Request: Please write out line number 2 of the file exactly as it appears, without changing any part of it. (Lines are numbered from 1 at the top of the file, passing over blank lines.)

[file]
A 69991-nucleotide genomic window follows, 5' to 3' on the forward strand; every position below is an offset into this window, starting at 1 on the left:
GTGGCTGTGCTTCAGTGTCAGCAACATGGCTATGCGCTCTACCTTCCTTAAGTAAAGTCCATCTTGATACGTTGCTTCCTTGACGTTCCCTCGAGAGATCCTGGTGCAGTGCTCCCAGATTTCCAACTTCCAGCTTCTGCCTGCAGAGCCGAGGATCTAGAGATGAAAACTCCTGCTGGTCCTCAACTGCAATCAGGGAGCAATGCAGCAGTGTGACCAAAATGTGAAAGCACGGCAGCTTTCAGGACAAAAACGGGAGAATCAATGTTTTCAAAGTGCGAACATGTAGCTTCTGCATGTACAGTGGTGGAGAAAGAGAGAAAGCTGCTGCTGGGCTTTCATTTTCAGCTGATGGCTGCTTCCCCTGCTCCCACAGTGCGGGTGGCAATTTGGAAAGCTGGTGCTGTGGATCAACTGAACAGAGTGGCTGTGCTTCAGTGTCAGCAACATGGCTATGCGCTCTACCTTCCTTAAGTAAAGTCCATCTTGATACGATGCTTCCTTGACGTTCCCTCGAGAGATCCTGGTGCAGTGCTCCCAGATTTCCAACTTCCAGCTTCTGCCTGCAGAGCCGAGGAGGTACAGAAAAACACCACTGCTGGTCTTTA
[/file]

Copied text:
GTGGCTGTGCTTCAGTGTCAGCAACATGGCTATGCGCTCTACCTTCCTTAAGTAAAGTCCATCTTGATACGTTGCTTCCTTGACGTTCCCTCGAGAGATCCTGGTGCAGTGCTCCCAGATTTCCAACTTCCAGCTTCTGCCTGCAGAGCCGAGGATCTAGAGATGAAAACTCCTGCTGGTCCTCAACTGCAATCAGGGAGCAATGCAGCAGTGTGACCAAAATGTGAAAGCACGGCAGCTTTCAGGACAAAAACGGGAGAATCAATGTTTTCAAAGTGCGAACATGTAGCTTCTGCATGTACAGTGGTGGAGAAAGAGAGAAAGCTGCTGCTGGGCTTTCATTTTCAGCTGATGGCTGCTTCCCCTGCTCCCACAGTGCGGGTGGCAATTTGGAAAGCTGGTGCTGTGGATCAACTGAACAGAGTGGCTGTGCTTCAGTGTCAGCAACATGGCTATGCGCTCTACCTTCCTTAAGTAAAGTCCATCTTGATACGATGCTTCCTTGACGTTCCCTCGAGAGATCCTGGTGCAGTGCTCCCAGATTTCCAACTTCCAGCTTCTGCCTGCAGAGCCGAGGAGGTACAGAAAAACACCACTGCTGGTCTTTA